Daily Archives: July 30, 2009

Richard Waters

Microsoft has worked out a new way to disintermediate the bloggers and get its own voice out on the real-time Web.

If you can’t attend an important event, following someone who is live-blogging it is sometimes a good way to keep up with the news (we did it ourselves yesterday for the Microsoft/ Yahoo search announcement.)

But why leave it to highly opinionated, possibly erroneous intermediaries to get your message out? “Real-time” is coming to have an increasingly important influence on shaping how major events come to be seen – not so much the first draft of history as the first quick scribble. 

Chris Nuttall

The Applesphere has been abuzz this morning about the possibility of Steve Jobs giving a keynote speech at the Consumer Electronics Show in Las Vegas in January.

This emanates from a Wall Street Journal report of a dinner hosted by Gary Shapiro, Consumer Electronics Association president, in San Francisco on Tuesday night.

I was also at the dinner and have a transcript after the jump of the CEA president’s comments, which reveal Apple will have a big presence at CES, but only through third parties. 

Is there finally light at the end of the tunnel for embattled D-Ram memory chipmakers?  Research consultancy iSuppli seems to think so, and this week changed its near-term outlook rating for D-Ram suppliers to “positive” for the first time since last September.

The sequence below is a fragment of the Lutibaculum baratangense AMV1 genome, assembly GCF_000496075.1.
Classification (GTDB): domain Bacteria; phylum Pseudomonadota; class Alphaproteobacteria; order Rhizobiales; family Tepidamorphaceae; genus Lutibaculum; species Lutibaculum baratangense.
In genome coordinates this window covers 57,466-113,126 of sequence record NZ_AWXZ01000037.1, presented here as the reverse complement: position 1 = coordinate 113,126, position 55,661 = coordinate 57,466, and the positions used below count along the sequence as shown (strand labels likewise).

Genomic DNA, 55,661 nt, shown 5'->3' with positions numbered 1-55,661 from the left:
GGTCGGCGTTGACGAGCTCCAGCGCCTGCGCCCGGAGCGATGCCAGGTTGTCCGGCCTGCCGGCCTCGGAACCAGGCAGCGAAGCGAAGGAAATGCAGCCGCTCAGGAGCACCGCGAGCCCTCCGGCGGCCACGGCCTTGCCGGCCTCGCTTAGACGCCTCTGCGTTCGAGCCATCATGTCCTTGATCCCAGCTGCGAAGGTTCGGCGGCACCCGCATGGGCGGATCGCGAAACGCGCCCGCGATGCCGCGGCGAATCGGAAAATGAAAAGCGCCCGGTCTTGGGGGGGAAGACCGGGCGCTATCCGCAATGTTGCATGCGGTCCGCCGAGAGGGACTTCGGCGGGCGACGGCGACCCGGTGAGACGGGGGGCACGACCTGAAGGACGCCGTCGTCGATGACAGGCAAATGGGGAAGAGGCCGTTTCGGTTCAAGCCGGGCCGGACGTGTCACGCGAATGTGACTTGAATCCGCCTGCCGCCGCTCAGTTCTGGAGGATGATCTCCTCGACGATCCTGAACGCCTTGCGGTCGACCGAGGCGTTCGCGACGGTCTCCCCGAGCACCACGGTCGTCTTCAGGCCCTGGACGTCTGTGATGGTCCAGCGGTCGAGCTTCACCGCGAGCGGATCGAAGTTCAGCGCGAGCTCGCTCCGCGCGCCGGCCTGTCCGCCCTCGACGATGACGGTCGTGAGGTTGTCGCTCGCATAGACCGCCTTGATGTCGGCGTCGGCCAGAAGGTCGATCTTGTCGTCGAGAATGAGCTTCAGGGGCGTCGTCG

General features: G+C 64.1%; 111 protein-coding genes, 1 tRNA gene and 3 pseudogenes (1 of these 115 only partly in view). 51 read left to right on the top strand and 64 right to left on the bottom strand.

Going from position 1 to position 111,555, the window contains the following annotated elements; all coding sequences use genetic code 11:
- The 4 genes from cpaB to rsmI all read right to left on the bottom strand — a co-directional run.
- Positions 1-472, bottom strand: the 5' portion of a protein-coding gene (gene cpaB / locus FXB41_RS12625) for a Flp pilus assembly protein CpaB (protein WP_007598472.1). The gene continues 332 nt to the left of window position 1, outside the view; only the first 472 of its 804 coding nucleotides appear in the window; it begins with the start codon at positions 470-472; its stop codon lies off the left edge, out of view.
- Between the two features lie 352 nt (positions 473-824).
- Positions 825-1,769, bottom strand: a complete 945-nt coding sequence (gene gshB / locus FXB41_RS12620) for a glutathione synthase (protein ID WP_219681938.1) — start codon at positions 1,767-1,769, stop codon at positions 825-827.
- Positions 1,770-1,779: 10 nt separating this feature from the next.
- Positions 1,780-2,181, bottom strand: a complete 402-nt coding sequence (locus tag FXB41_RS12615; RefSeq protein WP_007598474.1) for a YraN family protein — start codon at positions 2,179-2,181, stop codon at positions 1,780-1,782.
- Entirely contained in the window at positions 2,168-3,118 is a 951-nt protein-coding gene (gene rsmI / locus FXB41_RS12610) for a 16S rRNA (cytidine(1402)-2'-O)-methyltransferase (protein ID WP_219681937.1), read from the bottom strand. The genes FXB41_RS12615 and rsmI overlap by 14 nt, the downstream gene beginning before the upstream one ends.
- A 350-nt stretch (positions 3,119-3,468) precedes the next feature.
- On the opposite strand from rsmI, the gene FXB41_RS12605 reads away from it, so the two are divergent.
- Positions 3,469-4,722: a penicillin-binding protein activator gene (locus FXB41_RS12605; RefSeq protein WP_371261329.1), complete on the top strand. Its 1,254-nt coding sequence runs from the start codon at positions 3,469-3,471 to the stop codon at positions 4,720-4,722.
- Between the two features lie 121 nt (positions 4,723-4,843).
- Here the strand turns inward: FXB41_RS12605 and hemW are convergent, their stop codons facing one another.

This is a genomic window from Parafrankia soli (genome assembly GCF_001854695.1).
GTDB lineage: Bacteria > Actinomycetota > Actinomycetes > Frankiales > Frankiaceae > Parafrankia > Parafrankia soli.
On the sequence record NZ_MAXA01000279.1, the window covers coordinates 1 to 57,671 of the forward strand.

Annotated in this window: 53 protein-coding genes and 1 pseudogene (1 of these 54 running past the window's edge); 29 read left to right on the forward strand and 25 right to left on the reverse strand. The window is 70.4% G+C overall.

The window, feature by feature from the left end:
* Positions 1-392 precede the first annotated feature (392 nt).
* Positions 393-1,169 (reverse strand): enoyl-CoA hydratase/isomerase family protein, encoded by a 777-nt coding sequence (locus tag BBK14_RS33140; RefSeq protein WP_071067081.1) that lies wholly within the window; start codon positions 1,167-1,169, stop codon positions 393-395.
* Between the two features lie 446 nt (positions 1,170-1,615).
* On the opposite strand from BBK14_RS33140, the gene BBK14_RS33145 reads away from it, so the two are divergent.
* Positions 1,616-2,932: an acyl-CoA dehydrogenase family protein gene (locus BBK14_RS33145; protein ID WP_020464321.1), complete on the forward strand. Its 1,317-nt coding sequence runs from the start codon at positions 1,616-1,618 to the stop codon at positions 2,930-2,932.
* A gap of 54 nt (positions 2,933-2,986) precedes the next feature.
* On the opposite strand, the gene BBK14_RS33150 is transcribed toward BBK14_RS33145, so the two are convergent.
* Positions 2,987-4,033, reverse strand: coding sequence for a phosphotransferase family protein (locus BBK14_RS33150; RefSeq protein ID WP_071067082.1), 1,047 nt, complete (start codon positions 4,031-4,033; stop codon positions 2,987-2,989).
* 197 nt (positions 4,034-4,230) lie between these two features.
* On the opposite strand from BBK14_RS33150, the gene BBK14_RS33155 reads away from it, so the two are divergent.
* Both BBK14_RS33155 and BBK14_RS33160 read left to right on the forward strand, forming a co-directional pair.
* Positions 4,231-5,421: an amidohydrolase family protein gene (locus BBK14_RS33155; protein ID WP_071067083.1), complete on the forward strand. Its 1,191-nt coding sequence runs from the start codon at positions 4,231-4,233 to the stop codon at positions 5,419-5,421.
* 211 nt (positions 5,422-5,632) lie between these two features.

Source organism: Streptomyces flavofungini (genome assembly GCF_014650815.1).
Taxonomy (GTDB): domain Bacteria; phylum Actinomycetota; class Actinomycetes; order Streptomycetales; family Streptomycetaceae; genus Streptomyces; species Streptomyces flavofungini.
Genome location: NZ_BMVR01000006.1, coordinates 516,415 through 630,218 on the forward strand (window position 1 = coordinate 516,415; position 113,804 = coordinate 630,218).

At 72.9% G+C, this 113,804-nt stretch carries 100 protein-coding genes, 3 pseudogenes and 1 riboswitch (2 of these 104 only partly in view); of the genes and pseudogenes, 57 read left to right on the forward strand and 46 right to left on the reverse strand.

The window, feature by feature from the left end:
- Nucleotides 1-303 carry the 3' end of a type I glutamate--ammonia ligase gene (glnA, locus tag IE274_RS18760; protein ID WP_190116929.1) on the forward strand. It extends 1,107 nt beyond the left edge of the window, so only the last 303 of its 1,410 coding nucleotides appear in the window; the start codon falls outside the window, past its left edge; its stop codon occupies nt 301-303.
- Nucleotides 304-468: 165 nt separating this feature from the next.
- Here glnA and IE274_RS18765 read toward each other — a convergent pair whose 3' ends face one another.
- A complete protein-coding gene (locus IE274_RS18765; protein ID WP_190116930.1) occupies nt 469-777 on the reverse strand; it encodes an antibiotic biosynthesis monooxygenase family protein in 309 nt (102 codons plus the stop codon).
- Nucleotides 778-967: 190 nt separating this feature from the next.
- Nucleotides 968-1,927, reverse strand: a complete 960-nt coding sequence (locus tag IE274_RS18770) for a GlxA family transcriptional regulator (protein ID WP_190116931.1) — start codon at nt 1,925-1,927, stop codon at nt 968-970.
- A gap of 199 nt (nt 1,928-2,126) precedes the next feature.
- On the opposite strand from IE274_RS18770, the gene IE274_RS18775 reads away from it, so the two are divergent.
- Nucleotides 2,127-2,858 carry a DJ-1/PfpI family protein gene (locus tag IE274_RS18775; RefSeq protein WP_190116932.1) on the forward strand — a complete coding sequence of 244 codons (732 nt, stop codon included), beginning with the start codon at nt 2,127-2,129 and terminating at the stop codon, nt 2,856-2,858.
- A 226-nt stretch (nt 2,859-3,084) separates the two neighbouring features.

In fact, D-Ram’s troubles had begun long before last September, with the market “stuck in a state of oversupply for nearly three years,” according to iSuppli chief analyst Nam Hyung Kim. 

Richard Waters

With advertisers like Martin Sorrell lining up to welcome Wednesday’s Microsoft/ Yahoo search pact, it might seem churlish for regulators to take a long hard look at the alliance. But that is exactly what they’re going to do – and there’s certainly no assurance that the deal will get the green light.

The babyfood business in the US provides the biggest warning sign. Back in 2000, Gerber controlled around two thirds of the US market for jarred babyfood – not that different from Google’s 77 per cent share of US search advertising, according to Microsoft’s figures. 

Chris Nuttall

Consumers worldwide spent nearly half a billion dollars on digital video software last year, according to a new study by John Peddie Research.

The firm predicts flat spending this year, partly due to the economic downturn but also because “consumers have made it very clear that they are not interested in difficult-to-use video editing software.”